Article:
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Fair Reporting Libel Laws

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Created to enable the public to follow government activities through accurate and fair reporting by news media, the fair reporting privilege allows journalists to report what others say, even defamatory statements, without fear of a libel lawsuit.

The libel laws of fair reporting are not recognized by all states, however, where recognized, the privilege protects journalists from liability if

  • They publish something defamatory and
  • The source of the defamatory statement is recognized under fair report guidelines, and
  • The source is used accurately and cited properly.

Libel Laws Protection Application

The fair report standard applies when

  • A public official makes an official public statement or creates an official public document about a matter of public concern
  • The information from the official document or statement is properly attributed to its source and the information is fairly and accurately portrayed.
  • A statement is made by anybody appearing at an executive or legislative government proceeding
  • A statement appears in an indictment, warrant, pleading or other document in a civil or criminal court proceeding

As with most libel privileges, the elements of fair reporting are defined by individual states. Generally accepted official public documents include:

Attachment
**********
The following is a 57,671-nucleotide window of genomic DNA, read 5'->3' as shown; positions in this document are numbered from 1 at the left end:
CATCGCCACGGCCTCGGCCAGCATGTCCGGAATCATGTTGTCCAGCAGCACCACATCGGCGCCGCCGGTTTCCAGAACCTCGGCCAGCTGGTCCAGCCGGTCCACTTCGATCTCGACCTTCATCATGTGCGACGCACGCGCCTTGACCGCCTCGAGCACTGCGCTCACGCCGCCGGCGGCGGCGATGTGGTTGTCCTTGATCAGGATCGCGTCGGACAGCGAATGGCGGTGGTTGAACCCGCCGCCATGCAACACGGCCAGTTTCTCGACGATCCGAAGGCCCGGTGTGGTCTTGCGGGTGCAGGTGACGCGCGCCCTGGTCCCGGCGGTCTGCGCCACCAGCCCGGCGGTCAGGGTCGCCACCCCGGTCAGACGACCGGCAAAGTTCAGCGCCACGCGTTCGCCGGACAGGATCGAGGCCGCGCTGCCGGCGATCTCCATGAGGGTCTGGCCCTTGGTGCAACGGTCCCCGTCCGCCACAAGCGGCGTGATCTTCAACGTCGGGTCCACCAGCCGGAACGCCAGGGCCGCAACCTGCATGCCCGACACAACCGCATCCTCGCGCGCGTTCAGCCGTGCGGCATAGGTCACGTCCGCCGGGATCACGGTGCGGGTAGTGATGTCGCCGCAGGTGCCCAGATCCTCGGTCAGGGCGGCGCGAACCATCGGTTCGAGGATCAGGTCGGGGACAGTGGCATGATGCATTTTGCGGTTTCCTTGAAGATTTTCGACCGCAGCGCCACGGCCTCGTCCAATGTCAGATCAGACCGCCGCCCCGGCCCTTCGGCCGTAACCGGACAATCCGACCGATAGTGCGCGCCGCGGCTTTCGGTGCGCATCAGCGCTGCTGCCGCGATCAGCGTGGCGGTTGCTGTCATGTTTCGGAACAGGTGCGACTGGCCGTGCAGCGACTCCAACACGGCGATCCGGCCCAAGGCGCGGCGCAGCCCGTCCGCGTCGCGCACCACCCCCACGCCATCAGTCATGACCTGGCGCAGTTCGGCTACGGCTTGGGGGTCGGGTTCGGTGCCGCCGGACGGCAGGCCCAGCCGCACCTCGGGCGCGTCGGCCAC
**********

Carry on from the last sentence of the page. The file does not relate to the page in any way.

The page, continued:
• Government records
  • Official reports and official statements

Records and reports that are not complete, and which have not been released to the public are generally not covered in this privilege.

A plaintiff can defeat this privilege by showing that the defendant published the report with actual malice or, in the case of court documents, ignored a request from the plaintiff to publish his side of the story or the news of a final court decision exonerating the plaintiff.

Fair and Accurate Source Reporting

Newsworthy facts and statements are protected regardless of their truth. Fair reporting privilege does not hinge on the truth of the statement, so long as the reportage accurately portrays the statement made based on the definition of substantial truth.

Protection under fair reporting does hinge on accuracy and neutrality. Condensing long official documents is acceptable so long as the reporter does so in good faith, without picking and choosing statements and excerpts that portray only one side, or make the subject look more positive or negative.

When dealing with a libel legal privilege, a reporter must follow the rules set by his state, as each state defines its own interpretation of the defense. Reporters who make honest mistakes are generally still afforded protection, but when neutrality is lost, so is the privilege.

The laws and penalties regarding libel lawsuits vary for each state; however Ohio law presents a fair and clear representation of libel, and is used in this article to offer a basic understanding of defamation and libel civil law. The information contained in this article should not be construed as legal advice, and those facing a libel legal suit should seek counsel immediately.

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